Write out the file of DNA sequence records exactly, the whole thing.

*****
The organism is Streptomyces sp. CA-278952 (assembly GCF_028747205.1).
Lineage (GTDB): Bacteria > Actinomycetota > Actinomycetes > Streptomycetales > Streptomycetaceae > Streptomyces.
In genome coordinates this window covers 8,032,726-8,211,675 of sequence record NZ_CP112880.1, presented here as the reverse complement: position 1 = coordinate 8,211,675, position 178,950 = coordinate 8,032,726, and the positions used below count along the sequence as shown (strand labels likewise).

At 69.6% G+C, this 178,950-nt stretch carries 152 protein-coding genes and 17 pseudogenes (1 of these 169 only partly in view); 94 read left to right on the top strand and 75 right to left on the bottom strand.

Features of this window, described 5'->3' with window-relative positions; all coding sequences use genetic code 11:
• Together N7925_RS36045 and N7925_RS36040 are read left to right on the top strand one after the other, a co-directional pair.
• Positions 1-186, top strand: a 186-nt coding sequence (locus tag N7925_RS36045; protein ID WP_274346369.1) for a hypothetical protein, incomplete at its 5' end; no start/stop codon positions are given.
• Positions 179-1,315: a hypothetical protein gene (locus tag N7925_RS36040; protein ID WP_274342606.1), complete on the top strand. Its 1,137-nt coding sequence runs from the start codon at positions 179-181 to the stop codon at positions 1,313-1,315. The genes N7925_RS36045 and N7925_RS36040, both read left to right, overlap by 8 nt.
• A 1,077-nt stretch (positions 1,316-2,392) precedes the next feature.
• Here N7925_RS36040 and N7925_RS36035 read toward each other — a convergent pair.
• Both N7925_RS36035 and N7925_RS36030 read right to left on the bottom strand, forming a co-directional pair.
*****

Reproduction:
The organism is Streptomyces sp. CA-278952 (assembly GCF_028747205.1).
Lineage (GTDB): Bacteria > Actinomycetota > Actinomycetes > Streptomycetales > Streptomycetaceae > Streptomyces.
In genome coordinates this window covers 8,032,726-8,211,675 of sequence record NZ_CP112880.1, presented here as the reverse complement: position 1 = coordinate 8,211,675, position 178,950 = coordinate 8,032,726, and the positions used below count along the sequence as shown (strand labels likewise).

At 69.6% G+C, this 178,950-nt stretch carries 152 protein-coding genes and 17 pseudogenes (1 of these 169 only partly in view); 94 read left to right on the top strand and 75 right to left on the bottom strand.

Features of this window, described 5'->3' with window-relative positions; all coding sequences use genetic code 11:
• Together N7925_RS36045 and N7925_RS36040 are read left to right on the top strand one after the other, a co-directional pair.
• Positions 1-186, top strand: a 186-nt coding sequence (locus tag N7925_RS36045; protein ID WP_274346369.1) for a hypothetical protein, incomplete at its 5' end; no start/stop codon positions are given.
• Positions 179-1,315: a hypothetical protein gene (locus tag N7925_RS36040; protein ID WP_274342606.1), complete on the top strand. Its 1,137-nt coding sequence runs from the start codon at positions 179-181 to the stop codon at positions 1,313-1,315. The genes N7925_RS36045 and N7925_RS36040, both read left to right, overlap by 8 nt.
• A 1,077-nt stretch (positions 1,316-2,392) precedes the next feature.
• Here N7925_RS36040 and N7925_RS36035 read toward each other — a convergent pair.
• Both N7925_RS36035 and N7925_RS36030 read right to left on the bottom strand, forming a co-directional pair.